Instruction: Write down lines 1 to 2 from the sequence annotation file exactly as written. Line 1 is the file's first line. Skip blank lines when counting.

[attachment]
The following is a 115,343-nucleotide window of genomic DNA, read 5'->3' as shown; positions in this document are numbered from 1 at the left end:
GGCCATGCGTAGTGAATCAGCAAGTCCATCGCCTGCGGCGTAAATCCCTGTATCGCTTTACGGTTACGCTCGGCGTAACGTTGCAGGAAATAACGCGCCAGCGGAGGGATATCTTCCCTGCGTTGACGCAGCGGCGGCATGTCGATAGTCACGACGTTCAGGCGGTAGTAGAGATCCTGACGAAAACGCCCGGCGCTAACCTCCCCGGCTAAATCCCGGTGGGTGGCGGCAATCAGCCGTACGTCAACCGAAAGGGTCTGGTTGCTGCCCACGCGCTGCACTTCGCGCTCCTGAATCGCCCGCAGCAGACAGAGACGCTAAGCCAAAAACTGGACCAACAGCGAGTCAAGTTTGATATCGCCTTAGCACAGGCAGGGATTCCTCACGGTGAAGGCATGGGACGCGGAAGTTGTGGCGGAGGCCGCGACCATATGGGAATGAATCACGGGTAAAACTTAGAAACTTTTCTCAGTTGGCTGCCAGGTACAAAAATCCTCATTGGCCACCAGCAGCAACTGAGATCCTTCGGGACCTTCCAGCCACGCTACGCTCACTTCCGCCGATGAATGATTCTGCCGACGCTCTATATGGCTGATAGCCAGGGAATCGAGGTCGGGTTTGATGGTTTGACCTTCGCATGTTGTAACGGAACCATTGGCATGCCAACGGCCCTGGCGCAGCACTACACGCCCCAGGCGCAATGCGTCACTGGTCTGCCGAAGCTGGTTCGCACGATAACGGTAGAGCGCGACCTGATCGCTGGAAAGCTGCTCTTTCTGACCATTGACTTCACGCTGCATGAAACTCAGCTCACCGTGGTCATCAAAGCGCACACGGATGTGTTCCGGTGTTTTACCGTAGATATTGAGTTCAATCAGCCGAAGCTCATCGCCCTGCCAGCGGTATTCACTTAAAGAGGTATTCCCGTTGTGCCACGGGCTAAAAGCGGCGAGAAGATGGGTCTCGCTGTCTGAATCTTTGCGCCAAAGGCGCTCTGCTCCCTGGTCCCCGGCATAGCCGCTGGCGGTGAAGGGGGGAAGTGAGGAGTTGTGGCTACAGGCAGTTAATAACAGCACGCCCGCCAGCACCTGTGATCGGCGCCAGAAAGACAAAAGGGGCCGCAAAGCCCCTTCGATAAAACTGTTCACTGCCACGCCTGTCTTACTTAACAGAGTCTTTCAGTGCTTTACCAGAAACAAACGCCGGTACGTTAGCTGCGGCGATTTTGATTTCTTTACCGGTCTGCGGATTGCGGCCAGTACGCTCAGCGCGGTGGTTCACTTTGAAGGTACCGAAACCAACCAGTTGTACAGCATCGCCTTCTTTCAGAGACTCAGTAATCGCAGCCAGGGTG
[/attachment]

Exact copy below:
The following is a 115,343-nucleotide window of genomic DNA, read 5'->3' as shown; positions in this document are numbered from 1 at the left end:
GGCCATGCGTAGTGAATCAGCAAGTCCATCGCCTGCGGCGTAAATCCCTGTATCGCTTTACGGTTACGCTCGGCGTAACGTTGCAGGAAATAACGCGCCAGCGGAGGGATATCTTCCCTGCGTTGACGCAGCGGCGGCATGTCGATAGTCACGACGTTCAGGCGGTAGTAGAGATCCTGACGAAAACGCCCGGCGCTAACCTCCCCGGCTAAATCCCGGTGGGTGGCGGCAATCAGCCGTACGTCAACCGAAAGGGTCTGGTTGCTGCCCACGCGCTGCACTTCGCGCTCCTGAATCGCCCGCAGCAGACAGAGACGCTAAGCCAAAAACTGGACCAACAGCGAGTCAAGTTTGATATCGCCTTAGCACAGGCAGGGATTCCTCACGGTGAAGGCATGGGACGCGGAAGTTGTGGCGGAGGCCGCGACCATATGGGAATGAATCACGGGTAAAACTTAGAAACTTTTCTCAGTTGGCTGCCAGGTACAAAAATCCTCATTGGCCACCAGCAGCAACTGAGATCCTTCGGGACCTTCCAGCCACGCTACGCTCACTTCCGCCGATGAATGATTCTGCCGACGCTCTATATGGCTGATAGCCAGGGAATCGAGGTCGGGTTTGATGGTTTGACCTTCGCATGTTGTAACGGAACCATTGGCATGCCAACGGCCCTGGCGCAGCACTACACGCCCCAGGCGCAATGCGTCACTGGTCTGCCGAAGCTGGTTCGCACGATAACGGTAGAGCGCGACCTGATCGCTGGAAAGCTGCTCTTTCTGACCATTGACTTCACGCTGCATGAAACTCAGCTCACCGTGGTCATCAAAGCGCACACGGATGTGTTCCGGTGTTTTACCGTAGATATTGAGTTCAATCAGCCGAAGCTCATCGCCCTGCCAGCGGTATTCACTTAAAGAGGTATTCCCGTTGTGCCACGGGCTAAAAGCGGCGAGAAGATGGGTCTCGCTGTCTGAATCTTTGCGCCAAAGGCGCTCTGCTCCCTGGTCCCCGGCATAGCCGCTGGCGGTGAAGGGGGGAAGTGAGGAGTTGTGGCTACAGGCAGTTAATAACAGCACGCCCGCCAGCACCTGTGATCGGCGCCAGAAAGACAAAAGGGGCCGCAAAGCCCCTTCGATAAAACTGTTCACTGCCACGCCTGTCTTACTTAACAGAGTCTTTCAGTGCTTTACCAGAAACAAACGCCGGTACGTTAGCTGCGGCGATTTTGATTTCTTTACCGGTCTGCGGATTGCGGCCAGTACGCTCAGCGCGGTGGTTCACTTTGAAGGTACCGAAACCAACCAGTTGTACAGCATCGCCTTCTTTCAGAGACTCAGTAATCGCAGCCAGGGTG